by Mark Chillingworth

CIOs told to be disruptive

May 09, 20118 mins
CareersIT LeadershipIT Strategy

CIOs are being invited to disrupt the organisation by the CEO. According to the Harvey Nash CIO Survey for 2011, which is now in its 13th year and which CIO UK had exclusive access to, CIOs are being given carte blanche to disrupt processes, markets, departments and structures in order to give their organisations a leading advantage.

Following the credit crisis CIOs are today in a more strategic position within their organisations and CEOs, desperate to find an advantage in competitive markets, are requesting that CIOs adopt disruptive technologies and rid themselves of leaden partnerships with the mega-vendors and instead htey are being asked to create multiple supplier relationships to ensure that organisations gain access to the latest technology and thinking.

PA Consulting, which partners with the recruitment and outsourcing specialists Harvey Nash to assess the results of the annual CIO blood pressure check, says of these findings:

“It is pleasing to note the changing role of the CIO. Many commentators harboured concerns for the role of the CIO during the economic downturn, fearing they would be marginalised in the desperate race for cost savings but the results this year show that the recession created an environment for the CIO to thrive.

“Having led their technology teams through the worst of times, often adding great value to their organisation and keeping them operational, more CIOs than ever have a seat at the top executive table. Their strategic input is unprecedented.”

CIOs well perceived by CEOs

Harvey Nashfound that 50 per cent of the CIOs who responded were on the operational or executive management boards of their organisations, an eight per cent increase on last year.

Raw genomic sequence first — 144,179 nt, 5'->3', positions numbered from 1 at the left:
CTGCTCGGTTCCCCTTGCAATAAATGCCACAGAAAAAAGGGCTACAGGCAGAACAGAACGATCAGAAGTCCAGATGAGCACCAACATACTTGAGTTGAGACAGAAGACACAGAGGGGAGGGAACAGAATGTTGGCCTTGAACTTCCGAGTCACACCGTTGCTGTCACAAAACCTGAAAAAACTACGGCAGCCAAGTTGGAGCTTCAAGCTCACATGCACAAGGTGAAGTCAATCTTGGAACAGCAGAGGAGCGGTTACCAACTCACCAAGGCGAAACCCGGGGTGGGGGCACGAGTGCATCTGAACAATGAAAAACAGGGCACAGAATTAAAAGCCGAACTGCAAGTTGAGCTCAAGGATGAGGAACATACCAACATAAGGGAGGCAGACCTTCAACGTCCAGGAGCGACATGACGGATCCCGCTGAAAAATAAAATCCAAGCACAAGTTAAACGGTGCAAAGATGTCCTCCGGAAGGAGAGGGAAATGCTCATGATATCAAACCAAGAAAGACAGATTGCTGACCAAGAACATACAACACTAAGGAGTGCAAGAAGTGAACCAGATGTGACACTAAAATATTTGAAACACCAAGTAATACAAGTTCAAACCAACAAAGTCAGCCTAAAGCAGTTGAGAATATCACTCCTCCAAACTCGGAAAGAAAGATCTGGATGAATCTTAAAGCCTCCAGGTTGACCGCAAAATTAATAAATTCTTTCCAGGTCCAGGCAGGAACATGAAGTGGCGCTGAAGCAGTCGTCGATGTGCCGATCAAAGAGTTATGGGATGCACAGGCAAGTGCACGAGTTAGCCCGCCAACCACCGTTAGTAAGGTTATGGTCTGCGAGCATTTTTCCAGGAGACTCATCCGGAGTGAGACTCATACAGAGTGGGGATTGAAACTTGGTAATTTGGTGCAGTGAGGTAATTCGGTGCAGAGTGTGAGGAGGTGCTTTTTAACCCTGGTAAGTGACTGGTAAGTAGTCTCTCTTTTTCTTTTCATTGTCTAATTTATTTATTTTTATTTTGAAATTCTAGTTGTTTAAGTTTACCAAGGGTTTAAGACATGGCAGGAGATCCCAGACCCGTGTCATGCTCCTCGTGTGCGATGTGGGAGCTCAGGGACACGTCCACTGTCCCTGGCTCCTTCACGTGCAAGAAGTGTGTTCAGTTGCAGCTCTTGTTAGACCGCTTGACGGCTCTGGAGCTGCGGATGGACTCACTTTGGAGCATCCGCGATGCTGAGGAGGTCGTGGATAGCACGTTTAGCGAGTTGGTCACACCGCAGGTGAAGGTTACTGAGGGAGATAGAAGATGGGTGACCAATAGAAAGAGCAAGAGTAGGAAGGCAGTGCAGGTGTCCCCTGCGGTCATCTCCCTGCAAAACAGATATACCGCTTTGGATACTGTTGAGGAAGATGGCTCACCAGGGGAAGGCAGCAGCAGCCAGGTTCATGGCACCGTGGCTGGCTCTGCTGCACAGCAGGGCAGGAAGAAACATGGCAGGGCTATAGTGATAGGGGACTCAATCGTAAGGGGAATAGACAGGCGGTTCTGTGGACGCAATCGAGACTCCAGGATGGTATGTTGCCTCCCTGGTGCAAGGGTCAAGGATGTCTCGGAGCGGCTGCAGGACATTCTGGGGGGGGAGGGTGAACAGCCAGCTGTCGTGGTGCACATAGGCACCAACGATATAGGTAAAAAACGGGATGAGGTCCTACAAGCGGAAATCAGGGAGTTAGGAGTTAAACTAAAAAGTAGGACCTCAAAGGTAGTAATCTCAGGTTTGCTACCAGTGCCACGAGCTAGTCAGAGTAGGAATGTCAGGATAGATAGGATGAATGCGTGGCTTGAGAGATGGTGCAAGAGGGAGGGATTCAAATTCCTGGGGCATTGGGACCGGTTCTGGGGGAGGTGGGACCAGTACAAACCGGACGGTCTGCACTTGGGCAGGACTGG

As you would expect the perception of the CIO and the role that IT can play in aiding the organisation has improved significantly. Harvey Nash believes the CEO’s desire for greater disruption could stem from their personal comfort with the latest disruptive consumer technologies such as smartphones, tablets and social media sites. Recent CIO UK round tables and interviews back this up, with CIOs informing us of boardroom interest in tablets and a keen interest in social media.

For the 2011 CIO Survey Harvey Nash sought to gauge the perception of IT and asked: ‘Does IT help shape business goals?’ Over 50 per cent of CIOs believed their IT operation was “proactive in understanding and adapting to the needs of the business”. The remaining 48 per cent believed their teams were reactive to requests.

Although 52 per cent of respondents believed they were shaping business goals, 66 per cent said that their IT was focussed on their customers within the organisation, not working consumers, suppliers or partners.


The opportunity to disrupt the organisation does place the burden of change management on CIOs, although the appetite for change is dependent on the organisation’s vertical market Harvey Nash found.